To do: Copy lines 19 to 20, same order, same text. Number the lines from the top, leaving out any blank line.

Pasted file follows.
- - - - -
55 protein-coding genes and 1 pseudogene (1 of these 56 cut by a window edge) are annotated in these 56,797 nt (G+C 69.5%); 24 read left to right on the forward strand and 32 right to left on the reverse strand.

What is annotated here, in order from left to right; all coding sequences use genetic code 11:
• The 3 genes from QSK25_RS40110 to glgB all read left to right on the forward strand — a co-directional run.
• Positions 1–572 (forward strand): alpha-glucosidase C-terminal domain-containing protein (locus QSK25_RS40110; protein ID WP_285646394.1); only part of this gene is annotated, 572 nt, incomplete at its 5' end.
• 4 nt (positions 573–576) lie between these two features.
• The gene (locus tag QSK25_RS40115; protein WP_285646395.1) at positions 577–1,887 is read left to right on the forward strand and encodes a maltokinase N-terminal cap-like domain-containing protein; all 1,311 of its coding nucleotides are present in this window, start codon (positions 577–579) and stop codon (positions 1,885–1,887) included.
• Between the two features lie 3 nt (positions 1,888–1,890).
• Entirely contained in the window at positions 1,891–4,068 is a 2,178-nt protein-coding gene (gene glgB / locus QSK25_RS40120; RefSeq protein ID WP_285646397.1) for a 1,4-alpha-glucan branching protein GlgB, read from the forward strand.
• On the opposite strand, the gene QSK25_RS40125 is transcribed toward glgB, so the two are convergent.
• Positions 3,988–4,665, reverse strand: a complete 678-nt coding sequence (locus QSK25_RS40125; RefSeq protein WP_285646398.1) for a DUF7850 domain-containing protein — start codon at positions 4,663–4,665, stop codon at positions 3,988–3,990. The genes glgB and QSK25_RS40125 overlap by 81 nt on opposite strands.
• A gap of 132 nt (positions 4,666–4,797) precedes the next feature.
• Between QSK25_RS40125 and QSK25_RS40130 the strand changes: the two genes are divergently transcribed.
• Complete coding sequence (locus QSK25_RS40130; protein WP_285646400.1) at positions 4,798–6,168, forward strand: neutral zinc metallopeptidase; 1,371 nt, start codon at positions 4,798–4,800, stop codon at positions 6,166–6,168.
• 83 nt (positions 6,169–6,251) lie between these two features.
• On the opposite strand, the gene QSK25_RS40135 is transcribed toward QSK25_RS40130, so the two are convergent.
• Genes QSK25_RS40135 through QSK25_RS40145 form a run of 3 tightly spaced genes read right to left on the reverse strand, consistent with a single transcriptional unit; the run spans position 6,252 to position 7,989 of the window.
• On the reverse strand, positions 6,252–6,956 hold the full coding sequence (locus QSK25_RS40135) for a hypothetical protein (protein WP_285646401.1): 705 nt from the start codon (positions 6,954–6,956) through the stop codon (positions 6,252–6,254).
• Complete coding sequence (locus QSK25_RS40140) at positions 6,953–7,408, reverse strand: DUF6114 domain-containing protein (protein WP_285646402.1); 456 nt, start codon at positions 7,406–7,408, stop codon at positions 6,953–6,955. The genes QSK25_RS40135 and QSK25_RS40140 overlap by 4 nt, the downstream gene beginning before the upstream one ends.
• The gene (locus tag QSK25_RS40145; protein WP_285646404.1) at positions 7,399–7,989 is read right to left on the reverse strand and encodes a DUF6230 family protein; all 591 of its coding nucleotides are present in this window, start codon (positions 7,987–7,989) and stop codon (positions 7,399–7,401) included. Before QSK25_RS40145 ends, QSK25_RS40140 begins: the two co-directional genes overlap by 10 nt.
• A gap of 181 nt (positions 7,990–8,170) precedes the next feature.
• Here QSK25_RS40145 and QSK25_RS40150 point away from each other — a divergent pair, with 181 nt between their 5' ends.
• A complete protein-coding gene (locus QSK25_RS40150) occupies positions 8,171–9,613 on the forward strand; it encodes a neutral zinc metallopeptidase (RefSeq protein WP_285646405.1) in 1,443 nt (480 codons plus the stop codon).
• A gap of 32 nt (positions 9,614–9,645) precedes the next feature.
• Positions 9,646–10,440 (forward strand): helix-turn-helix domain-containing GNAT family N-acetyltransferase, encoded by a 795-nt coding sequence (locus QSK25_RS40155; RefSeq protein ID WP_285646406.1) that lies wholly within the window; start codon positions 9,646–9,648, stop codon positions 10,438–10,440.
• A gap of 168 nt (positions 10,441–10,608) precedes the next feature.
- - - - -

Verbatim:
• The gene (locus tag QSK25_RS40145; protein WP_285646404.1) at positions 7,399–7,989 is read right to left on the reverse strand and encodes a DUF6230 family protein; all 591 of its coding nucleotides are present in this window, start codon (positions 7,987–7,989) and stop codon (positions 7,399–7,401) included. Before QSK25_RS40145 ends, QSK25_RS40140 begins: the two co-directional genes overlap by 10 nt.
• A gap of 181 nt (positions 7,990–8,170) precedes the next feature.